Mike Davis of the Global Witness Cambodia Campaign said Tuesday the forestry watchdog’s continued efforts in the country “won’t necessarily fall under the heading of monitoring.”
But, he added, “methods will be consistent with what we’ve been doing over the past three years.”
London-based Global Witness issued a statement last week saying that despite the demise of its role as the government’s independent forest monitor, it will continue to investigate illegal logging, lobby for sustainable practices and issue forestry reports.
The three-year contract for the monitoring operation expires at the end of this month, Davis said. He said the NGO will then continue its work under the title of the Global Witness Cambodia Campaign, a project that’s been in place since the mid-1990s.
Davis described the independent monitor role as a “stand- alone” project with terms drawn up by the donors who pushed the government to take on an independent monitor. Those terms happened to fall in line with Global Witness’ agenda, he added.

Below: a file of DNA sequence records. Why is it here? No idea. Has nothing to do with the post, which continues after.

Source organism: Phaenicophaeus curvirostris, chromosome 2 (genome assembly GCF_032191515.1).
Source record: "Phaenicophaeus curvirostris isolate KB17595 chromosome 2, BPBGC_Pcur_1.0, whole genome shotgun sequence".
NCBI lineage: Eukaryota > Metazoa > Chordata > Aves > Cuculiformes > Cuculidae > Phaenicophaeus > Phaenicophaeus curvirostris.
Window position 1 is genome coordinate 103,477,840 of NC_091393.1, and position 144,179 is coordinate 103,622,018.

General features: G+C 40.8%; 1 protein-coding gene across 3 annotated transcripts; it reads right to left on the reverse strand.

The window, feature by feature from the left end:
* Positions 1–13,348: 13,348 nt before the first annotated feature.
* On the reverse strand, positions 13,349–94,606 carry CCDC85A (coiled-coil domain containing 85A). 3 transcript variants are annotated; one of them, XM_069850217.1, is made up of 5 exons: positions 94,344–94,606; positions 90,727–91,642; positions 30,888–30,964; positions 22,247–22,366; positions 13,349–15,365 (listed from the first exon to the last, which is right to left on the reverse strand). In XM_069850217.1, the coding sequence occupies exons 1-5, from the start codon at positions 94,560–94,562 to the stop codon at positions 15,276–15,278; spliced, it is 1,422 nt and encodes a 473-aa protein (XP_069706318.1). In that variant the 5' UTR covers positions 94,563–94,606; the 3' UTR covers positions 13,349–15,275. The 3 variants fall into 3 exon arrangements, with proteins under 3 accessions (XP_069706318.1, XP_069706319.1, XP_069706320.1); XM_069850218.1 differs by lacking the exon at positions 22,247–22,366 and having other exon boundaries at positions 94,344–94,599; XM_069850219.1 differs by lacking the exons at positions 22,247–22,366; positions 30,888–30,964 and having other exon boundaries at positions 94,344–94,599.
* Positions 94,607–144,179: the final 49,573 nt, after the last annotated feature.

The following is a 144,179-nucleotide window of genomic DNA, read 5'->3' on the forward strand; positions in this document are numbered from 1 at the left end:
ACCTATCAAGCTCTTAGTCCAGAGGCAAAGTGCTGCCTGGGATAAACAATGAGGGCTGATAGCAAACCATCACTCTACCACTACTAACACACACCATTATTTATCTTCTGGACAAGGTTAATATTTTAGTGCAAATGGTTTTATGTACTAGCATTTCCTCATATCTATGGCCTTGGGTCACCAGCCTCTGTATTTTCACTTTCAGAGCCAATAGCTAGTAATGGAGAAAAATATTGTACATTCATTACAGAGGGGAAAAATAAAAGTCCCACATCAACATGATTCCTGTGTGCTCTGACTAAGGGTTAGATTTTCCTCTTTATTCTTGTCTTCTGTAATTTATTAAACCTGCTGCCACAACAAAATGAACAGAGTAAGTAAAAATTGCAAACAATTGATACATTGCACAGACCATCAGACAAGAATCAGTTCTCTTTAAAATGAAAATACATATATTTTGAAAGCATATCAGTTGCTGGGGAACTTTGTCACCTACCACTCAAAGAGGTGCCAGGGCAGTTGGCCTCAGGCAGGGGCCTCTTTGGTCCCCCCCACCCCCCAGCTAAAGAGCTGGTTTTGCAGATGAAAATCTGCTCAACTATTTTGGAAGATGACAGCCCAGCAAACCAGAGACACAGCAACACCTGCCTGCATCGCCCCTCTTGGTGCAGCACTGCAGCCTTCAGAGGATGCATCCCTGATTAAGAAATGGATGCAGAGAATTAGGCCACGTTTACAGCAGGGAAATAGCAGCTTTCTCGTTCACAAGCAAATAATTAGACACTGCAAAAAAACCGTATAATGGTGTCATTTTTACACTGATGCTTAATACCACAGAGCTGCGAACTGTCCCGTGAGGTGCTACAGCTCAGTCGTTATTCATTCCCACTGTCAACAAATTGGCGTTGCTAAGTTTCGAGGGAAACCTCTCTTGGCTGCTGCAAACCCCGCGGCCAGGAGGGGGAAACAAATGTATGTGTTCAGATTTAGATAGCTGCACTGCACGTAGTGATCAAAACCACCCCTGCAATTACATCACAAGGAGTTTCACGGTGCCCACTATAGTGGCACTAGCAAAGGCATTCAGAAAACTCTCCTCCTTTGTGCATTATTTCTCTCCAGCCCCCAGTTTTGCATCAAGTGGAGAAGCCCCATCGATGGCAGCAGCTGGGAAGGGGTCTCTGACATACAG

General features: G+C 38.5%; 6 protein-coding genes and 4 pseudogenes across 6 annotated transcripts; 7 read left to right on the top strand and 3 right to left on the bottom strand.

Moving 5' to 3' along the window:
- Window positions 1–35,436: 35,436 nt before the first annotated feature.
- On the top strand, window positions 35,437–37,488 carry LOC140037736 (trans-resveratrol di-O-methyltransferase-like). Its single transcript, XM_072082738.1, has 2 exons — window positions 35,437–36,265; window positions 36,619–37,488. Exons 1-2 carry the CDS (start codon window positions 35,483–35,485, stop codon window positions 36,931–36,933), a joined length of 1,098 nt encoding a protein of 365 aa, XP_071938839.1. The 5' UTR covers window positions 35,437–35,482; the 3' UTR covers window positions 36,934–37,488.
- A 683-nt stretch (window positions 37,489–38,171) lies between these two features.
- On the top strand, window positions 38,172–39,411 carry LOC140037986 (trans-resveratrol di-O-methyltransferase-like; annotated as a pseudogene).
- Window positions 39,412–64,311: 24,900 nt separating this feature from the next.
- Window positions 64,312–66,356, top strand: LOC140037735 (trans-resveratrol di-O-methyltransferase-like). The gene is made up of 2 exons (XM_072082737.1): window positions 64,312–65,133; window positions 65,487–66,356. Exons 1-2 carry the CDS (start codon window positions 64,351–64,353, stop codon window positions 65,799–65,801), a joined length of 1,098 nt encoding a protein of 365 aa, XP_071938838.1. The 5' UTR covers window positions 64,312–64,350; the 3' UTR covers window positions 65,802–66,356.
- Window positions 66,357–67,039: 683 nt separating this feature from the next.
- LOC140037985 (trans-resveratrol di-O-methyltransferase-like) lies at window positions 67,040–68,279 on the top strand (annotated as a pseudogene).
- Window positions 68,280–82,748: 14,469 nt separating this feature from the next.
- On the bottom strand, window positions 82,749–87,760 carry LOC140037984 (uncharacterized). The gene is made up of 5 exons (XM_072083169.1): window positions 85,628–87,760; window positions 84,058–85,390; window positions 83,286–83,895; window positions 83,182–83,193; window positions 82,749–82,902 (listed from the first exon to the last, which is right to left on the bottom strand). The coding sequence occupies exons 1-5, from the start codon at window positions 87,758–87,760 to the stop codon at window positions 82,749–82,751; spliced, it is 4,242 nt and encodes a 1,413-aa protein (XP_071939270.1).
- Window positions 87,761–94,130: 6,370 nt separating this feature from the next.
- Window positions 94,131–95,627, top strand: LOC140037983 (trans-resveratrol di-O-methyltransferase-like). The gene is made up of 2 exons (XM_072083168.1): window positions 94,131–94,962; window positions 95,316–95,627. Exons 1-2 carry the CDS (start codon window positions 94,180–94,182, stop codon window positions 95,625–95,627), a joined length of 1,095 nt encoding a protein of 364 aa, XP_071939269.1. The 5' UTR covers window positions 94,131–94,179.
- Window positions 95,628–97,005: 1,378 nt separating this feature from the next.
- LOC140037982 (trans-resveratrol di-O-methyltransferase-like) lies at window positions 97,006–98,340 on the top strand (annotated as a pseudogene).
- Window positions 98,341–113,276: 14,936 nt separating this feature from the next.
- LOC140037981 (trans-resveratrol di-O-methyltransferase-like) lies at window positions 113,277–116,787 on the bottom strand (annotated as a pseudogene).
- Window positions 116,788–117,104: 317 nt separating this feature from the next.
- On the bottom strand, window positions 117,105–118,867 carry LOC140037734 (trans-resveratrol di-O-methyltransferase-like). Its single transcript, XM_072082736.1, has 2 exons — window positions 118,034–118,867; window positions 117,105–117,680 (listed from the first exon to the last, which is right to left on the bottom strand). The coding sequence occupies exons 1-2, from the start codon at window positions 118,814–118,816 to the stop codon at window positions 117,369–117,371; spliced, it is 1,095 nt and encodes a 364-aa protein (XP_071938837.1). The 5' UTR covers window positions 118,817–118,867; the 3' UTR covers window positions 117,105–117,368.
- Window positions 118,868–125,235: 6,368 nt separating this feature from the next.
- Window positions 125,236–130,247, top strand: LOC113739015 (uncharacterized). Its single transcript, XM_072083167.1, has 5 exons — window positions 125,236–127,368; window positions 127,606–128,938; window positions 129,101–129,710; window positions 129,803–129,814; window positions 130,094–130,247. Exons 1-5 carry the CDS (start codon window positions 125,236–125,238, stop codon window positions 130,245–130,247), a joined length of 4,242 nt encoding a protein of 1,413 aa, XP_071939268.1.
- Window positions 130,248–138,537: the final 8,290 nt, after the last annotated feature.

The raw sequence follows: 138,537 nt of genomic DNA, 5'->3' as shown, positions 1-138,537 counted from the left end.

Davis declined to comment on another recent Global Witness development—the imminent departure of Eva Galabru. Galabru served as the local Global Witness director since 2001.
When many other activists in the forestry sector declined to speak publicly on the government’s widely criticized treatment of timber resources, Galabru remained outspoken.
Her assessments of the logging industry and the government’s management of it regularly drew the ire of officials and others. In April 2002, she was beaten up near her office. Her attackers left a note that read “Quit.” She stayed.
The government has announced that it fired Global Witness from the position of monitor as of April 22, but Davis said the group’s activities have continued.
He said he is unsure how Global Witness will work with the government in the future. But he expressed confidence that the watchdog group will be able to continue working as it has for years now.
He also said that working outside the government would not likely hinder the group’s access to logging operations, as it had never been unlimited to begin with.